Lucia Novak, a diabetes care specialist, discusses some of the gaps that remain in diabetes management and what providers can do to help bridge those.
Health care providers must develop the ability to relate to and communicate with their patients of all backgrounds. Particularly in the United States, providers of any racial, ethnic, cultural, and socioeconomic background will encounter patients who don’t share that same background.
A study of physician empathy in a pediatric intensive care unit found that empathetic statements and opportunities to speak about emotions allowed families of pediatric patients to provide more details to the physician. Another study among patients with diabetes found that patients with physicians who had better empathy scores were significantly more likely to have good control of hemoglobin A1c (56%).
Lucia Novak spoke with MD Magazine® about some of the remaining gaps in care for patients with diabetes. She highlighted the need for more representation of racial and ethnic minorities in research, as well as the challenges for patients who are underinsured and cannot afford copays and medication.
Lastly, Novak touched on the steps providers of any background can take to reduce bias and improve their cross-cultural care. “We bring our own biases to the equation and not understanding where someone else is coming from can actually taint the waters and hurt that patient-provider relationship,” said Novak.
Where are the gaps that still remain in diabetes care?
When you look at particular gaps, like more high-risk populations over others, we have to look at our ethnic population—the different races. Unfortunately, most of the studies done here in the United States, constitute a population that is typically Caucasian more so than non-Caucasian counterparts. We need more data, we need more study subjects to participate that are of Asian, that are of Black descent, that are of Hispanic descent, because those are really the high-risk groups. They tend to have diabetes at a much higher rate than the non-Hispanic white. They also tend to have complications at a higher rate, and they tend to have higher mortality as well, when you compare them to non-Hispanic white. So, we have ethnicity and race differences that need to be addressed.
What other challenges exist for providers in managing diabetes care?
We have the underinsured. So, while we were fortunate with the Affordable [Care] Act to make sure that everyone had access to health insurance and we were able to check off that box, the type of insurance patients have—sometimes they may as well not have insurance at all because the deductible that they have to pay out of pocket before their health insurance actually kicks in is costing them way too much money and they can't afford to come to appointments, they certainly can't afford some of their medications. Again diabetes is a buy 1 get 3 free disease so you're usually contending with hypertension, dyslipidemia, underlying heart disease, and so there's other medications, other specialist appointments, other co-pays that have to be taken into consideration. And so, it makes managing a complex disease like diabetes where there is so much overlap and association with other comorbids very difficult and very costly for our patients.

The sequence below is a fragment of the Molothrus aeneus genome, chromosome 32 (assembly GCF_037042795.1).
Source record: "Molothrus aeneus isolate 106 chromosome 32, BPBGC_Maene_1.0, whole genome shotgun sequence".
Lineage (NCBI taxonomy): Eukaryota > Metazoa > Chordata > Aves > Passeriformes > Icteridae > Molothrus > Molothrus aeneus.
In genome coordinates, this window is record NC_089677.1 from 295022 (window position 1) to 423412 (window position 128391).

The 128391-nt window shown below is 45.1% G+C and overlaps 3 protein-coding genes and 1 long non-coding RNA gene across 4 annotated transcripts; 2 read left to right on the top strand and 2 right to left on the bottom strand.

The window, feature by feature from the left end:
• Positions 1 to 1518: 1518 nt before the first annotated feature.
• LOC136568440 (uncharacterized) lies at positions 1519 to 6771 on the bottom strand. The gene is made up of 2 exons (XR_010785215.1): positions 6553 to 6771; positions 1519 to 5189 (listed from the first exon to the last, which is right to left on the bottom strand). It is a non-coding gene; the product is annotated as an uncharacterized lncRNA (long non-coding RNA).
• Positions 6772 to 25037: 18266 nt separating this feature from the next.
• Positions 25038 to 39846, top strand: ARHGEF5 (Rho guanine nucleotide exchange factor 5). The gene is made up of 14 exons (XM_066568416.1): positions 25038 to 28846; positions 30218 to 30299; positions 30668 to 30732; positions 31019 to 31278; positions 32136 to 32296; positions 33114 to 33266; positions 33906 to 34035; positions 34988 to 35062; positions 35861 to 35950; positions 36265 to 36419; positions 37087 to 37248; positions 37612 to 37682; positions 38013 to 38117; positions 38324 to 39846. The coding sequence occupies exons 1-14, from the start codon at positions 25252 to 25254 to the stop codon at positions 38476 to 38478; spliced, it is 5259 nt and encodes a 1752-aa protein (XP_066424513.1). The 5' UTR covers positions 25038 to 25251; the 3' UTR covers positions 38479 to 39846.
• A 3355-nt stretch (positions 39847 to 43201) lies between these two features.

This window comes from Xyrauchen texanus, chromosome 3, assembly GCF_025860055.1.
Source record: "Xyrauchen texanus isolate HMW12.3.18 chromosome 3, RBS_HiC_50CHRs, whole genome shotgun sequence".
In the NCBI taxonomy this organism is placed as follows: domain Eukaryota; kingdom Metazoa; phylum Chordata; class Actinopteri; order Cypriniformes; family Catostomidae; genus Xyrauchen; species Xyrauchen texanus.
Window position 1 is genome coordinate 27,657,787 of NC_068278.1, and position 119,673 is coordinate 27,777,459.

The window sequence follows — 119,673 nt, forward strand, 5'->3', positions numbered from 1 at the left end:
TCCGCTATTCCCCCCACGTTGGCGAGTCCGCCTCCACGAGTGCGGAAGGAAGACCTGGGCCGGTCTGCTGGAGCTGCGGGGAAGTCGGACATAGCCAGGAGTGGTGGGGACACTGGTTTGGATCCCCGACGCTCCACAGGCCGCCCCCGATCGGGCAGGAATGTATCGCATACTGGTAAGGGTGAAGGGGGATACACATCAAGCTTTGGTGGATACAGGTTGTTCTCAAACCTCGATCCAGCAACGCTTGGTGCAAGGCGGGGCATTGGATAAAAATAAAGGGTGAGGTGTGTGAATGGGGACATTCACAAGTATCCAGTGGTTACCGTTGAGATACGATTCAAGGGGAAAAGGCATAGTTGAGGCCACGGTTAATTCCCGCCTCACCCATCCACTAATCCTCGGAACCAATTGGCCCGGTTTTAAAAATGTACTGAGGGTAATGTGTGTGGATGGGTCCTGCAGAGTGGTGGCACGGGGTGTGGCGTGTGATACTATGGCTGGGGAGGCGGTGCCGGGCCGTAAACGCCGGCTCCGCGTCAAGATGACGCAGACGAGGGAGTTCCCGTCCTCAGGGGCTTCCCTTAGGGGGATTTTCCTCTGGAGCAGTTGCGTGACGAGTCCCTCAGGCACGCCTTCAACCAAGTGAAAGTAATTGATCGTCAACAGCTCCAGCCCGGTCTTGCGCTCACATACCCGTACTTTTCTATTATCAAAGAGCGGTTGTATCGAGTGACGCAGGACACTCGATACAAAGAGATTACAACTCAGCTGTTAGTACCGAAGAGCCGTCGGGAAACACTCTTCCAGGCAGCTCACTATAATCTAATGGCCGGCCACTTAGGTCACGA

What should providers keep in mind when treating patients from cultures other than their own?
Our patients that come to us from different cultural backgrounds have a different approach to their healthcare, a different approach to medication taking, a different approach to how their relationship is with the provider that's supposed to be assisting them. There's different dynamics within the family—who's allowed to speak who's not allowed to speak who has to be present at the appointment. So, our approach to our patient has to take in these cultural issues that come into play that can either be exploited in their benefit and be used to enhance the appointment or can actually act as a barrier if we don't understand what those relationships are and how to either work with them or overcome them with the patient.
How can clinicians provide more culturally aware care to patients with different backgrounds?
There are courses that are being made more available. So, I would definitely look into what's going on around you as far as educational programs that are offering some of this, maybe touching base with the colleges and universities in your area. They may have some courses that you can take even as an audit. But it's very important that whatever we do, we do, because again we bring our own biases to the equation and not understanding where someone else is coming from can actually taint the waters and hurt that patient-provider relationship and the trust that we need to establish before we can do anything, as far as managing their health.